Nick J Fox and Tatiana Gavrilyuk
In today’s Russia, almost four in five workers under 30 earn less than 400 US$ a month, and a third no more than 270 US$ (Gavrilyuk, 2019). These figures reflect the emergence of an unequal society (Credit Suisse, 2018). Those in managerial jobs fare best, with the wherewithal to fund a more comfortable home, a car, and perhaps access to a family dacha. For manual workers, life on a low wage means a frugal or even grim existence, as they brave shoddy and inadequate work environments and reside in cramped and poorly furnished apartments.
Here’s Alexei (not his real name), a railway maintenance engineer in the Ural district of Siberia, talking about his work-life. Though he worked much of the time outdoors in sub-zero winters and scorching summers, it was the indoor spaces he found most oppressive.
At our workplace, apart from the depot, the offices are very small and angular. You feel like in a cage inside them. I hate them. I can’t stand them. And there’s no air to breathe there at all. They stink with either oil or fuel or hell knows what else. It’s a heavy feeling from these gloomy rooms. It’s like working in a morgue. [In the cafeteria] there’s a fat woman at the checkout, with a credit card reader. But the device sticks. We are always standing, waiting. There are many tables in the room. They are plastic, round or square, but very light-weight, so it’s hard to sit down at them. You lean on it accidentally and everything slides. My soup spilled on me twice this way.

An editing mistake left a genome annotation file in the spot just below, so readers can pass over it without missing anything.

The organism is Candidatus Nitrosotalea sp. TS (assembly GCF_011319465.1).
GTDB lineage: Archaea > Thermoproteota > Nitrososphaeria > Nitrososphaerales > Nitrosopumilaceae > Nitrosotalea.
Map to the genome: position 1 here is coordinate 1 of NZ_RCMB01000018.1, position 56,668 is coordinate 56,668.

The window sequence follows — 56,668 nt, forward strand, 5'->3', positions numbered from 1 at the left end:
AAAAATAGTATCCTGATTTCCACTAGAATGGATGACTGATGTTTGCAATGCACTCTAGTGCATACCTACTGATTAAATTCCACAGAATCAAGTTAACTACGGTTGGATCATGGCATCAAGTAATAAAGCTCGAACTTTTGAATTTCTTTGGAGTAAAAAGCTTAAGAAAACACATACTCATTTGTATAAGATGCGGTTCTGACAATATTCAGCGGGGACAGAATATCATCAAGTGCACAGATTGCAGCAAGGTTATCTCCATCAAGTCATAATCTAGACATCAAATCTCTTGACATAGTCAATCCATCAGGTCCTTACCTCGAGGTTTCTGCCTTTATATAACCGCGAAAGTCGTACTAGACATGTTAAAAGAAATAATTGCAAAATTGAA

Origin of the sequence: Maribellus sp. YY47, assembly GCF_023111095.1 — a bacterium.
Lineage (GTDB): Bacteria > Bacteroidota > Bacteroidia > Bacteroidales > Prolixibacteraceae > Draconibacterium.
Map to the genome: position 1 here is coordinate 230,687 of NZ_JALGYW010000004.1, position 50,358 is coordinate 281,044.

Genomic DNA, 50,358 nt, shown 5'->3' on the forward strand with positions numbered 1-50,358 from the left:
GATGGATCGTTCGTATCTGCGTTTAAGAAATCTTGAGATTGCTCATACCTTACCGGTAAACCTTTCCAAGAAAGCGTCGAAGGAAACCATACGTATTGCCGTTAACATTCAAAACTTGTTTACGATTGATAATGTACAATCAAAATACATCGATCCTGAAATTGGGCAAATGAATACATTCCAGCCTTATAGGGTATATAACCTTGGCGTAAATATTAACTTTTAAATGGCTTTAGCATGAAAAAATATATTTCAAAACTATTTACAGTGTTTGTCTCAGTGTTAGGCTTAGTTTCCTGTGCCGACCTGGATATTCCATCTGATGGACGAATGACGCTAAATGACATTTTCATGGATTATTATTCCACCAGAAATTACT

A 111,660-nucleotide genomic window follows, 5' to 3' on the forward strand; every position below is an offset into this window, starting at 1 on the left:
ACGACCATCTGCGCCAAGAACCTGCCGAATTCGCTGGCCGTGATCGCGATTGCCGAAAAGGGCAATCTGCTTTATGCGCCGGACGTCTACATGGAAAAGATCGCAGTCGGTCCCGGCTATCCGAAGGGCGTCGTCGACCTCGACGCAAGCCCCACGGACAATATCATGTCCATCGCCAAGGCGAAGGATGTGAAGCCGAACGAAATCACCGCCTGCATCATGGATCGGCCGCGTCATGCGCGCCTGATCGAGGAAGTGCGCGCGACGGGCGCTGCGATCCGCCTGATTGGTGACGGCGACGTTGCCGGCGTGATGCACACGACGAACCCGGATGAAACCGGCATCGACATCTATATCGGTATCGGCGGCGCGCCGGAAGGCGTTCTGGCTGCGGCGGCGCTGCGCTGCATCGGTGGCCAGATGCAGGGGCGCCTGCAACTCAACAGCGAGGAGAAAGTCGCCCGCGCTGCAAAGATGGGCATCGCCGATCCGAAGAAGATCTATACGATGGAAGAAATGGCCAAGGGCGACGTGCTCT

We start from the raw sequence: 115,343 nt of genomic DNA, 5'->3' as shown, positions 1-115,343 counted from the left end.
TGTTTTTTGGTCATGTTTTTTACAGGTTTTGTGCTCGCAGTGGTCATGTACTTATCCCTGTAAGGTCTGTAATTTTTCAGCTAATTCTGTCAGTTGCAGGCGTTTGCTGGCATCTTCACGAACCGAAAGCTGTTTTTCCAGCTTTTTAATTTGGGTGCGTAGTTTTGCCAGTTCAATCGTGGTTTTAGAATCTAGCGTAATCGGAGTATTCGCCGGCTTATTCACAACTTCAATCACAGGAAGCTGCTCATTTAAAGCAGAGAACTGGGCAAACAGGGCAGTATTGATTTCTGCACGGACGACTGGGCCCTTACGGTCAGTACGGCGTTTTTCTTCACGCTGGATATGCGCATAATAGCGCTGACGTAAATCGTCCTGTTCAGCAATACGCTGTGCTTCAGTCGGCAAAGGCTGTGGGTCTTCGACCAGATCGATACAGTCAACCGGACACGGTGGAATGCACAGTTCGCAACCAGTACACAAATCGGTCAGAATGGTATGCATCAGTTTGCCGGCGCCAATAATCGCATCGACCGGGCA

Alexei went on to describe how he lived alone in a small apartment with outdated decor, frayed carpets, a broken gas stove, empty freezer and furniture bought with an expensive loan – still being repaid.